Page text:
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How do people use social media in different parts of the world, and what are the implications? Professor Daniel Miller explains what a team of anthropologists found by sending 15 months each in nine small towns all over the world, comparing social media use. You can engage with their research through a variety of free online resources including UCL’s first massive open online course (MOOC) starting on 29th February, a series of open access books published by UCL Press, and a short video.
25 November 2015
Daniel Miller More...
Starts: Nov 25, 2015 12:00:00 AM
Pablo Echenique is one of the five Podemos members
elected to the European Parliament in 2014, and currently running for
parliament in the upcoming Spanish general election. On Monday 26
October, he was scheduled to talk at the UCL European Institute, however the event had to be cancelled when he ran into difficulties at the UK Border. Here, he explains the full story…
2 November 2015
Starts: Nov 1, 2015 12:00:00 AM
Eva Hoffman, former editor of The New York Times and Visiting
Professor at the UCL European Institute, asks what propels individuals
to turn to extremist movements and argues that we need to build a
‘culture of democracy’ with shared norms and ethics.
22 October 2015
Eva Hoffman More...
Starts: Oct 22, 2015 12:00:00 AM
Is this Time Different? The 2014 European Parliament Elections
17 October 2013
Student Blog #1:
Summary and reflection on the UCL European Institute event: an event that managed to combine pessimism with belief in the future.
Europe’s political parties will now propose their candidates for the Commission President before the European Elections. This follows their interpretation of the Treaty of Lisbon necessitating the European Council to select a final candidate by “taking into account the elections to the European Parliament”. Many hope it will increase the democratic accountability of the EU and lead to a more politicised election with higher turnout. The question is: will this time be different?
‘The elections are not going to be different’ – MEP Fiona Hall was first up to talk and quickly expressed her doubts about the direct impact of the changes on the 2014 elections. She was soon followed by Simon Hix and Michael Shackleton who, regardless of small differences, seemed to agree.
Despite some initial pessimism, each of the speakers later stressed that the future institutional effect of the change cannot be underrated. Mr. Shackleton compared this to the initial scepticism towards creating the role of European Council President, which has become rather influential.
The procedure aims to further legitimise the democratic aspects of the EU. However, one of the questions from the floor brought up a potential pitfall: couldn't the reconciliation struggle between the Parliament and the European Council end up only damaging this legitimacy further, especially if the Council were to decide on a different candidate than the winning nominee?
Answers to this unveiled a far from idealistic take on the matter: ‘it can’t get any worse’ and, frequently used throughout the talk, ‘it has to start somewhere’.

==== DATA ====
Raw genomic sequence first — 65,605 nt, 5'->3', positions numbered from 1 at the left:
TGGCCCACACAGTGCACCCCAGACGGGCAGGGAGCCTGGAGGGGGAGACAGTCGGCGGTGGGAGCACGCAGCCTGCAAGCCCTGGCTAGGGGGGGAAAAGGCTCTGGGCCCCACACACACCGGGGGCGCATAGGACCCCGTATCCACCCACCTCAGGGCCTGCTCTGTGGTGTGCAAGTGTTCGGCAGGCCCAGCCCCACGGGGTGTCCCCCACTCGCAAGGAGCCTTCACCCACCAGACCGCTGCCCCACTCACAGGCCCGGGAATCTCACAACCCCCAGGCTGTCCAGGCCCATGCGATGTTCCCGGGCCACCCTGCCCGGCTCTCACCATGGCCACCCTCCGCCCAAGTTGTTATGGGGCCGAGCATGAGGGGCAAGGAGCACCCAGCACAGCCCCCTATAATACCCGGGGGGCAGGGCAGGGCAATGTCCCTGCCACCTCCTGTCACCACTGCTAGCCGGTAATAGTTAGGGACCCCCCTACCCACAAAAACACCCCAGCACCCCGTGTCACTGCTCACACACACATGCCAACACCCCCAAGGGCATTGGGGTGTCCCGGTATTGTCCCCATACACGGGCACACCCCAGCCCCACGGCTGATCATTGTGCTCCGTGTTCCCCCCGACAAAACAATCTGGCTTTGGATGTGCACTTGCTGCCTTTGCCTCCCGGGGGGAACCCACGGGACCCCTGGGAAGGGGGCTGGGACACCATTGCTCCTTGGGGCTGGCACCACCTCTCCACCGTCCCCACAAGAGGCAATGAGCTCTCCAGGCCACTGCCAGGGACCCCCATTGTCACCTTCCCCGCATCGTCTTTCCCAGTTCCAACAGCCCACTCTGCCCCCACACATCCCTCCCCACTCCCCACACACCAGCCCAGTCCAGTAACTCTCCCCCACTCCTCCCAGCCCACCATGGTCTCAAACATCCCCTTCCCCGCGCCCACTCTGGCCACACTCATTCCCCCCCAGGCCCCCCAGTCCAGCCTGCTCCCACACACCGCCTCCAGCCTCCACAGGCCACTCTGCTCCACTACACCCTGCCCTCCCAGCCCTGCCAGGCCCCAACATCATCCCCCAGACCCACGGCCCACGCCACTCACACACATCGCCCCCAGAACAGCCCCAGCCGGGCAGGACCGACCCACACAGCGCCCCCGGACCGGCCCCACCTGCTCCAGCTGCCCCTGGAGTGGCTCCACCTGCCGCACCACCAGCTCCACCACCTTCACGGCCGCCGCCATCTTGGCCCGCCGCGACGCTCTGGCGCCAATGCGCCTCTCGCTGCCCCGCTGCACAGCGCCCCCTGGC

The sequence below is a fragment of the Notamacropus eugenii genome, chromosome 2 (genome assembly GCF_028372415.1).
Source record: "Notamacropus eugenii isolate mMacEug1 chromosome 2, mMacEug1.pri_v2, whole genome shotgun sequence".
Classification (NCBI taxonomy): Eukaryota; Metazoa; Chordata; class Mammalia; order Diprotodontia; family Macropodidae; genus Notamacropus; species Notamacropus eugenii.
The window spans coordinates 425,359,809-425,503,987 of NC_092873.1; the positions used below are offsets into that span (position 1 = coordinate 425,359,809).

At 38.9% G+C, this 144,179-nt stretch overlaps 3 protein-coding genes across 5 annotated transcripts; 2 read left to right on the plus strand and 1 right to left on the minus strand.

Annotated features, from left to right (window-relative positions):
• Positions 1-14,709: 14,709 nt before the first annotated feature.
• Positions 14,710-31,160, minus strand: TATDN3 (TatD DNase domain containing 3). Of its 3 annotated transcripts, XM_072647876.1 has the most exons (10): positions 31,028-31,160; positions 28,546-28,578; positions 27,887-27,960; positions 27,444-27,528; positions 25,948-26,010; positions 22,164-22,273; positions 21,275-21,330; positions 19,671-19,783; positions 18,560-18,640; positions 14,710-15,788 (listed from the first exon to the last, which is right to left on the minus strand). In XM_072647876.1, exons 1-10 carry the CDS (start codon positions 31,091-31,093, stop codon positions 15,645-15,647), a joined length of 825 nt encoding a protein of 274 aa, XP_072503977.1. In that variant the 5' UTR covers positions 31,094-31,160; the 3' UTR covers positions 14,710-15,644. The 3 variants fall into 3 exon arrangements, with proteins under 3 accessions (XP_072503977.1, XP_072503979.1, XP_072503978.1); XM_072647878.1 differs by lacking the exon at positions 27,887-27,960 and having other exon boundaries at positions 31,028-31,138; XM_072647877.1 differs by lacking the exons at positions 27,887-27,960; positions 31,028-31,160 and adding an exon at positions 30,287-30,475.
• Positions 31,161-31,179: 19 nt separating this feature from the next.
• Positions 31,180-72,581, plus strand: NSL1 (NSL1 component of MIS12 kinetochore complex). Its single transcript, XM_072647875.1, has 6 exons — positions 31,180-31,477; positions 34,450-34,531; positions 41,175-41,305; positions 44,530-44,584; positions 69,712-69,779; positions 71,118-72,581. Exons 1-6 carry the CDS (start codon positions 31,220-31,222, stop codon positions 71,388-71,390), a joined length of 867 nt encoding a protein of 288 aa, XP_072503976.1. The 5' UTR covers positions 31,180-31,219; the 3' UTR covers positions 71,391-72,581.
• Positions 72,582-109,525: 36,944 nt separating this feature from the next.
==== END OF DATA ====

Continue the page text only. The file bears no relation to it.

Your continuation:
Also on the agenda was the growth of Eurosceptic parties throughout Europe. Despite the agreement that these parties probably will gain support, their potential impact was predicted differently by the speakers.
Hall and Shackleton stressed how the parliament was likely to continue as normal as absenteeism and failure of inter-party cooperation would reduce eurosceptic influence. However, Hix expressed fears regarding the impact these parties would have on the discourse even if they effectively excluded themselves from the decision-making process. He mentioned roll-backs on the freedom of movement and harsher immigration laws as an expected consequence of this.
Voter turnout does not matter. A rather controversial statement by Hix that paved the way for a surprising turn in the last minutes of the discussion. This challenged the underlying assumptions that characterised the majority of the talk. Many do subconsciously link voter turnout and democratic legitimacy, but as Shackleton explained, a potential increase in turnout does not necessarily imply a general perception of the EU as more legitimate. A rise in turnout can always be attributed to external factors, such as the growth of Eurosceptic parties.
Hix also stressed the importance of going beyond just looking at participation in elections, suggesting that the structural legitimacy of the vote matters more than the amount of people that choose to use it. "The weather has a bigger impact on turnout than anything else, – he remarked, worryingly – but if things matter enough, people will show.”
Evaluating the talk, there is little to criticise apart from the small difference of opinion between the speakers. Their pro-european stance at times prevented the discussion from going further and the event could have benefitted from a fourth opposing voice.
Lastly, in the pragmatic optimism permeating the talk one aspect seems to have been overlooked. Even if faltering turnout does not mean as much as long-term institutional change, it is definitely discouraging from a perspective outside the corridors of the EU-bubble. The argument that it can’t get worse might provide some leeway for now, but it is important never to forget the impact the popular perception of the EU has on its functioning. If anything, this can be viewed in relation to the rise of the eurosceptic parties who, without being present, managed to occupy half of the event.
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- Fiona Hall: Member of the European Parliament
- Simon Hix: Professor of European and Comparative Politics, LSE
- Michael Shackleton: Special Professor in European Institutions, Maastricht University, and former Head of the European Parliament Information Office in London.
Eureka Editor 2013-14